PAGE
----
Last Updated on Tuesday, 19 March 2013 12:08
The run will begin and end at the gazebo on Belknap Mountain Road, with event headquarters at the nearby Gilford Elementary School. Participants will run along Morrill Street into Laconia, follow a route that visits each of Laconia's three elementary schools, and run back to Gilford Elementary via Gilford Avenue/Route 11A.
Silent auctions will be held from 6 to 8 p.m. on Saturday, April 13 at Patrick's Pub and Eatery, where participants will register, and all day at Gilford Elementary School.
Last Updated on Tuesday, 19 March 2013 12:03
Even from the chairlift, MacDonald could hear the laughter and shrieks of joy coming from the girl. The young skier was blind, MacDonald later learned, and thanks to the adaptive snow sports program, Bedirian was helping her to experience downhill skiing for her first time.
"My hear just swelled at the thought of it," said MacDonald. "I was completely overwhelmed. It's just an amazing thing to see." MacDonald is the operations manager for Centerplate, the company that operates the Powder Keg restaurant and Pistol Pub at Gunstock. So, when she heard that the adaptive sports program was breaking out from Gunstock's umbrella and re-organizing itself as the non-profit Lakes Region Disabled Sports, she brought the idea of helping fund raise to her staff. Not only did they accept the idea, MacDonald said, the food service employees at Gunstock took ownership of concept, coming up with new and better ways of collecting funds for the program.
MacDonald's initial goal of $2,000 was quickly passed. Just as quick was $3,000, then $4,000. Over the course of the winter, her staff and patrons chipped in $5,800, which was recently presented to the organization.
Paige Davis, program manager for Lakes Region Disabled Sports, said the money "helps us tremendously," and will likely be used to help upgrade equipment, especially those used to assist her students who use a wheelchair when they're not skiing. What's even more significant to the program is the food service staff's intention to form a long-term fundraising relationship with Lakes Region Disabled Sports, a partnership which will help raise the organization's profile in the community as well as directly fund its operation.
Centerplate raised the funds by inviting diners to contribute $2 to the program. Many chose to go well beyond that figure, giving as much as $100 in several instances. Similarly generous were the winners of all four of the 50-50 raffles held at the Powder Keg on Saturday nights in February, a month the resort dedicated to "Adaptive Awareness": each of the four raffle winners elected to donate the winnings back to the program.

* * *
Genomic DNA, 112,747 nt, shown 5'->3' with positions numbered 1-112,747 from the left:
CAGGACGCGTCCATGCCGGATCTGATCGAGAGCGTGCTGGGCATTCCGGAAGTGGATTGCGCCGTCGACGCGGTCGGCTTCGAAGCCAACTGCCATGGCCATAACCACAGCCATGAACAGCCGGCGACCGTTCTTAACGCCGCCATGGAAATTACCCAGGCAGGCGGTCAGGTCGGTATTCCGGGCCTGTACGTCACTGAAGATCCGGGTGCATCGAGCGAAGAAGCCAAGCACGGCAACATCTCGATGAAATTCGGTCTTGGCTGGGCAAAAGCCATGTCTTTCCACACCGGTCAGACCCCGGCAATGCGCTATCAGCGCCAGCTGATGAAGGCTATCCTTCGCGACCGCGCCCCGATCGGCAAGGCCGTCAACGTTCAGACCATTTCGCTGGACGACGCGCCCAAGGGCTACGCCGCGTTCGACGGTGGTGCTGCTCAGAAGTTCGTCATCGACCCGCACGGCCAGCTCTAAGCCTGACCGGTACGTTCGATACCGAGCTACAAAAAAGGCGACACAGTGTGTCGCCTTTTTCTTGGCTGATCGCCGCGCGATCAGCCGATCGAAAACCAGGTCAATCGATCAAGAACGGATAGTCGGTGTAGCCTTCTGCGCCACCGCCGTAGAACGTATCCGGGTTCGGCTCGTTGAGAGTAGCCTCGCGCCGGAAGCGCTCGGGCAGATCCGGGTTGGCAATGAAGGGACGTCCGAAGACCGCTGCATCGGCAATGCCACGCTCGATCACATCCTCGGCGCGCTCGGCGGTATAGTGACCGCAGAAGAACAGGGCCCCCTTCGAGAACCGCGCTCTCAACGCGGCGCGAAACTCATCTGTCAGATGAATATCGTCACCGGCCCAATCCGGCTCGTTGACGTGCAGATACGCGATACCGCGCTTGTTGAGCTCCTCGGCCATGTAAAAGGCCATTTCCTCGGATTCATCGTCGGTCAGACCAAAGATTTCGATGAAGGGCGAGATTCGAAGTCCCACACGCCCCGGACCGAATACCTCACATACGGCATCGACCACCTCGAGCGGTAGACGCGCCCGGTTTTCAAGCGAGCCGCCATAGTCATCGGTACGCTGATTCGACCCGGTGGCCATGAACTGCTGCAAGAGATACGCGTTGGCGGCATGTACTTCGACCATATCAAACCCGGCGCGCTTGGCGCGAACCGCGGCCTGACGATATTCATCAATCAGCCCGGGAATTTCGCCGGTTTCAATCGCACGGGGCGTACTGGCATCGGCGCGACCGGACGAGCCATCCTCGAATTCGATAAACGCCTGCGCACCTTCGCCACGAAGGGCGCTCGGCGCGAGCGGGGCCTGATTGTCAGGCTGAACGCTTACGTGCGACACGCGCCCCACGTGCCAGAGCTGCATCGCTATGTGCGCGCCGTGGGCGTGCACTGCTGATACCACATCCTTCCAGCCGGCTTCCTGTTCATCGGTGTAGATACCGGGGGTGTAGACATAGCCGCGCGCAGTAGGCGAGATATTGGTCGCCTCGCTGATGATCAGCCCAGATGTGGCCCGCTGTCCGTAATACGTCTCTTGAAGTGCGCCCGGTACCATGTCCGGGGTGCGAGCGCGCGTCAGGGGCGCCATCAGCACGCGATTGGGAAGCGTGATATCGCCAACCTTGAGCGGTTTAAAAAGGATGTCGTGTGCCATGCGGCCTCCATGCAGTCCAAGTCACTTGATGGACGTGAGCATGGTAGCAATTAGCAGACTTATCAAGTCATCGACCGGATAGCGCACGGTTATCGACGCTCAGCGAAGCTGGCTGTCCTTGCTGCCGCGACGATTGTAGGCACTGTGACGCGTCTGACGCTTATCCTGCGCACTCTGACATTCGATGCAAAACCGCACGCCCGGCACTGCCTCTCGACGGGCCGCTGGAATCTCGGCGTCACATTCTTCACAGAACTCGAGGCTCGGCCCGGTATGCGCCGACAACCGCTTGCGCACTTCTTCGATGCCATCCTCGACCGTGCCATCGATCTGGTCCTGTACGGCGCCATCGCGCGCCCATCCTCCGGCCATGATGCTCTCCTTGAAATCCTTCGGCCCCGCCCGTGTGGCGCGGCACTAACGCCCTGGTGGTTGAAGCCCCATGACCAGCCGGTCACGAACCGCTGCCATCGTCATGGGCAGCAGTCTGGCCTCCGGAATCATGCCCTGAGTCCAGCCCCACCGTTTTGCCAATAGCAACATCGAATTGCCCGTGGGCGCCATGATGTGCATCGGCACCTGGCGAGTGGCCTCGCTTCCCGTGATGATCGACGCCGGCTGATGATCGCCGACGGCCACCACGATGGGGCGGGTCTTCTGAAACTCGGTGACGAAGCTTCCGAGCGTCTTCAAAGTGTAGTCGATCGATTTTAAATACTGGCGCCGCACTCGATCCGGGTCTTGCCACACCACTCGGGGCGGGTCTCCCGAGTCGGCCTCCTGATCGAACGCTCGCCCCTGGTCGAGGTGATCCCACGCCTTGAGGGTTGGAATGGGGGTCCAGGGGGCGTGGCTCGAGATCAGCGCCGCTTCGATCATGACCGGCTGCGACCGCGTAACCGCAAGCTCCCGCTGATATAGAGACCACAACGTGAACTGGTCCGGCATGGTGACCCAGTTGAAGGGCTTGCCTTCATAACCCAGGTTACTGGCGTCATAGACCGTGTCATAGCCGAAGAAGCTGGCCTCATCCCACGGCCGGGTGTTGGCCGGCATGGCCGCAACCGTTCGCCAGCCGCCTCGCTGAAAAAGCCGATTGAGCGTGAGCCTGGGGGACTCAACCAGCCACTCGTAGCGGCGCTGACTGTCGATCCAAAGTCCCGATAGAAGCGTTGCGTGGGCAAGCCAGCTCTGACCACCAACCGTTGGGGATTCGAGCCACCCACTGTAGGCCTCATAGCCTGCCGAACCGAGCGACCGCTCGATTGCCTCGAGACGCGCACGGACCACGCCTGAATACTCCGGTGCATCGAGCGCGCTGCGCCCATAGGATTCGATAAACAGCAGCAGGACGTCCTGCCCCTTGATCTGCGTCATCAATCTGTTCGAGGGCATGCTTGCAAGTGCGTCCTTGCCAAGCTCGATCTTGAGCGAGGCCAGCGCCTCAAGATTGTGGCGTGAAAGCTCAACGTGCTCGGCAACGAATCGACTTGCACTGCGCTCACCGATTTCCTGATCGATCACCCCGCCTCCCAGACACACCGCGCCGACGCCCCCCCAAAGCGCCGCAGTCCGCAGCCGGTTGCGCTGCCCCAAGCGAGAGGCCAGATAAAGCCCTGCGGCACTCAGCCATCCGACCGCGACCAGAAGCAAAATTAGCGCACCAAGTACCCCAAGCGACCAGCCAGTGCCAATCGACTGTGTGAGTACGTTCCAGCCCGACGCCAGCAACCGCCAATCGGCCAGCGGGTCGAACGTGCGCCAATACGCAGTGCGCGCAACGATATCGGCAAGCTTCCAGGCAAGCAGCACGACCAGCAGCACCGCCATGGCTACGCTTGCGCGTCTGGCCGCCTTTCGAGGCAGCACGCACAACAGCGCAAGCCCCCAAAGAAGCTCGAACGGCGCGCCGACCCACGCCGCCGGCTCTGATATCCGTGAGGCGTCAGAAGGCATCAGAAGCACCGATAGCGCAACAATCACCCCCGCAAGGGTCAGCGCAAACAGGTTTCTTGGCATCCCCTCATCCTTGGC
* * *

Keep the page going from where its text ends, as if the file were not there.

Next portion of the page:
Davis, and the roughly 45 volunteer instructors that participate in the program, teach students with a wide range of disabilities how to ski. Some have learning disabilities, others have physical challenges. All of them, though, are treated to a two-hour lesson on Gunstock's slopes. For many, the lesson is a gateway into a new sport, and they'll move on to racing through the Special Olympics. The program has been steadily growing since it was started ten years ago, this year adaptive instructors have taught 300 lessons.
Even if they'll never medal, Davis said the program provides a thrill for her students. Often, the student is a member of a skiing family, and might otherwise be left in the lodge while the rest of the family hits the slopes. Thanks to the adaptive program, every member of the family gets to share in the experience.
The cost for students to participate in the program is $66, an inclusive price which includes two hours of instruction, lift ticket and equipment rental. It's a bargain, to be sure, but Davis would like to partner with a corporate sponsor to allow free adaptive lessons to disabled military veterans. "I really want to open up our lessons to that group of people. It really needs to be provided to the veterans at no cost," said Davis. "In all honesty, I think they're entitled to that because of their service."
Now a president of the board of directors for Lakes Region Disabled Sports, Chuck Hildreth said adaptive skiing changed his life. An avid skier in his younger days, he lost both arms in an accident and was intimidated by skiing afterward. However, due in part to the cajoling of his ski buddies, he participated in a disabled racing event in 1986. His success eventually led to being part of the U.S. Disabled Ski Team, which required Hildreth to go back to school.
Hildreth is now a husband and father of two, business owner and one of the Powder Keg's more popular patrons. He said he wouldn't be where he is now if not for his wife, and adaptive skiing.
"One of the most important things it does is teach goal-setting," Hildreth said. After his accident, he said he "was scared to death" to point his skis down hill. Yet, he learned how much he could accomplish, even without arms.
"It literally turned my life around," Hildreth said. "The disabled ski program turns people lives around."
Last Updated on Tuesday, 19 March 2013 12:00